Confessions Of An ’80s Europrep

euro prep

Growing up in 1980s Berlin, then a city with lots of “cool” but very little elegance, I caused quite a stir when I came to school in my new pink Lacoste shirt. What struck people as curious was not only the color of the shirt, unavailable for boys at the time, but also the color of the crocodile, which was blue. A few years later, a rather camp shop assistant would enquire of me whether my crocodile was drunk.

My school was snobbish enough for Lacoste shirts to be a status symbol, but only those of the ordinary French variety. It took some haughty explanations on my part to make it clear that no I was not sporting a fake, but something way more exclusive than could be bought in Berlin tennis shops: an Izod Lacoste imported from New York. It had been imported by my father, who had bought two pink ones at Brooks Brothers, one for himself in size “patron” and one for me in size “jeune homme,” an interesting attempt by Izod to refrenchify the  licensed version, as the original Lacoste sizes were numbered.

The preppy bug had been planted in me quite thoroughly a couple of years earlier when my father had imported that invaluable bit of American pornography known as “The Official Preppy Handbook.” Few preppy originals where available then in Europe, which meant that if I wanted new I was reduced to wearing Timberland docksides instead of Sperry, and Benetton madras shorts rather than Brooks. The second-hand vein was richer and had been around since the early ’70s, with the best being the thrift shop on the main US Army compound in West Berlin. Obviously not all items available there fulfilled preppy standards, but my mother had succeeded in bringing back the odd desirable item, such as a madras jacket, LL Bean buttondown, and I seem to remember even an Arrow shirt, a remnant of an earlier wave of European Americanophilia.

euro dadThe 1960s, particularly in Paris, had seen a wave of Ivy-philia that had come straight after a vogue for English- inspired tailoring. The minets, a French youth style tribe, who had earlier sported very high-armholed, waisted suits inspired by British hacking jackets, had taken to casual American classics as the ’60s wore on. Seersucker jackets, madras shirts, corduroy Levis, and above all Shetland sweaters were all the rage with Parisian teens. My father (pictured here in a recent photo), had spent a couple of semesters of his medical studies in Toulouse, and worked a few weeks in an Anglomania inspired clothes-shop called Ted Langley. Although he got a discount, a significant portion of his salary went to a bright red, high-buttoning cardigan and a skinny Old Rugbeians tie.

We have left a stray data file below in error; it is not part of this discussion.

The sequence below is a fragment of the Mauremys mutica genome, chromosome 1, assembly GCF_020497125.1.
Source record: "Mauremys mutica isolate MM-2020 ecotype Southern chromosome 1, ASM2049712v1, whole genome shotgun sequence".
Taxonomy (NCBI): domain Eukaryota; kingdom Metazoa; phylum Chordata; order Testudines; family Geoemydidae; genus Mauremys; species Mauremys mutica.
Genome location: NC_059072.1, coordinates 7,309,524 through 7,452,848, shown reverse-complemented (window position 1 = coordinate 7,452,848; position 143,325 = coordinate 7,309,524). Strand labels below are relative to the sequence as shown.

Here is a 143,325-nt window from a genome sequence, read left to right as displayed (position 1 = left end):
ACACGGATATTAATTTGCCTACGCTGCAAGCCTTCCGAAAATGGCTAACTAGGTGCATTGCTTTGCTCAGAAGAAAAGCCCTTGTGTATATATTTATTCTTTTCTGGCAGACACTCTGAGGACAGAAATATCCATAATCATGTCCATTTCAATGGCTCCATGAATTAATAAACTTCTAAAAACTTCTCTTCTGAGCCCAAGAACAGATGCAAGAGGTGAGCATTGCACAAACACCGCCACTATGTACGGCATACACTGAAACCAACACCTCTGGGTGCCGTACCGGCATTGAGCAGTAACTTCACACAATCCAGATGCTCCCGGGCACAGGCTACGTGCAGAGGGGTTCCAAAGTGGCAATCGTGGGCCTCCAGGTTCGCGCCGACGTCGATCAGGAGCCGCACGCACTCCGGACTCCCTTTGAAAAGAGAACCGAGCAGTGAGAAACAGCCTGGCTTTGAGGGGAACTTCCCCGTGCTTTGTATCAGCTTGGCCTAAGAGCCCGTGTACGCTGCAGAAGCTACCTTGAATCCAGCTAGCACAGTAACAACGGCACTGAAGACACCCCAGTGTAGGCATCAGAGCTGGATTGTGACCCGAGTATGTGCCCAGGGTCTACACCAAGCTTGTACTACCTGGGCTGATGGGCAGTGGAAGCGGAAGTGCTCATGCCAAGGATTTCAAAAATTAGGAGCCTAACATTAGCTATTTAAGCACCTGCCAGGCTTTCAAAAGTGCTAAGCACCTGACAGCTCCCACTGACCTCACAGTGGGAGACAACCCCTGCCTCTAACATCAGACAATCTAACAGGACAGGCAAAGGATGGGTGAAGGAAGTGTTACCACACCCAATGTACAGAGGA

Photographs from the mid to late ’60s show my father in immaculate Ivy fashion when not suited (when he preferred his Italian bespoke jobs). He’d wear a cardigan, buttondown shirt, skinny beige chinos with tiny turn-ups worn over white crew socks with one blue and one red stripe, which in turn were clad in chunky Sebago penny loafers. His Ray-Ban aviators had to be bent out of shape to accommodate prescription lenses, as the teardrop shape was not then available in Germany.

Forward to 1981 when my father took me on a trip around France. We spent much of our time in the City Of Light hanging outside a shop called Stanley Spencer which stocked Alden. What we bought in the end, however, were not Aldens but a pair of oxblood Cole-Haan tassel loafers at Sulka for my dad, and later on in Cannes a more reasonably priced version from a lesser manufacturer for my still growing feet. It took me a trip to an Italian cobbler some months later to get the tassel spread exactly as in the Cole Haans, for it seems most manufacturers, even Alden, arrange the tassels in a limp loop, while a simple sailor’s knot will achieve a proud spread that provides a good counterpoint to the relatively elongated shape of the tassel loafer.

After having lived in London for almost 30 years, a few uncomfortable bespoke suits and quite a few tightly fitted and thornproof tweeds later, I have now returned into the easy folds of my first serious clothes obsession. Ebay and a kindly American aunt have allowed me to amass quite a collection of Ivy classics, from 3/2 sack blazers to alligator belts for an engine-turned buckle,  and a pair of the Aldens I desired in Paris back in 1981. — PHILIP MANN

13 Comments on "Confessions Of An ’80s Europrep"

  1. your “jeune” is veering perilously toward “jaune” . . .

  2. Quite. Not sure who’s typo that is. If anything I’d say I was a bit vert behind the ears at the time.

  3. Orange Fiji | June 24, 2016 at 10:51 pm |

    I love the pink Lacoste but agree with the TOPH that the two-button placket is “never buttoned.”

  4. Anglophile Trad | June 25, 2016 at 12:27 am |

    @Orange Fiji:
    Buttoning the bottom button on a polo shirt is a sign that the wearer is a conservative gentleman rather than an exhibitionist.

  5. Orange Fiji | June 25, 2016 at 12:56 am |

    @ Anglophile Trad: WRONG!!!!!!!!

  6. L’erreur c’est a moi. Je l’ai corrigé.

  7. Merci bien, Christian. Vous êtes un gentilhomme.

  8. Bags' Groove | June 26, 2016 at 4:38 am |

    Looked tout the way down le side bar and there’s not un mot about vacances en France.

  9. Popped collar, deal breaker.

  10. Little late to this but enjoyed it nonetheless

  11. Have to confess that I button the bottom button on my Lacostes, it may be contre les mots de Mlle. Birnbach, but it makes me look like even more of a football player.

  12. …leaving them undone, that is. Done up I like to imagine makes me look more like a polo player.

    Like I said, imagine…

  13. I now wear mine a size big and with all the buttons done up. Channeling thirties tennis-players and indeed René Lacoste himself. Dunno how successful the channeling is.

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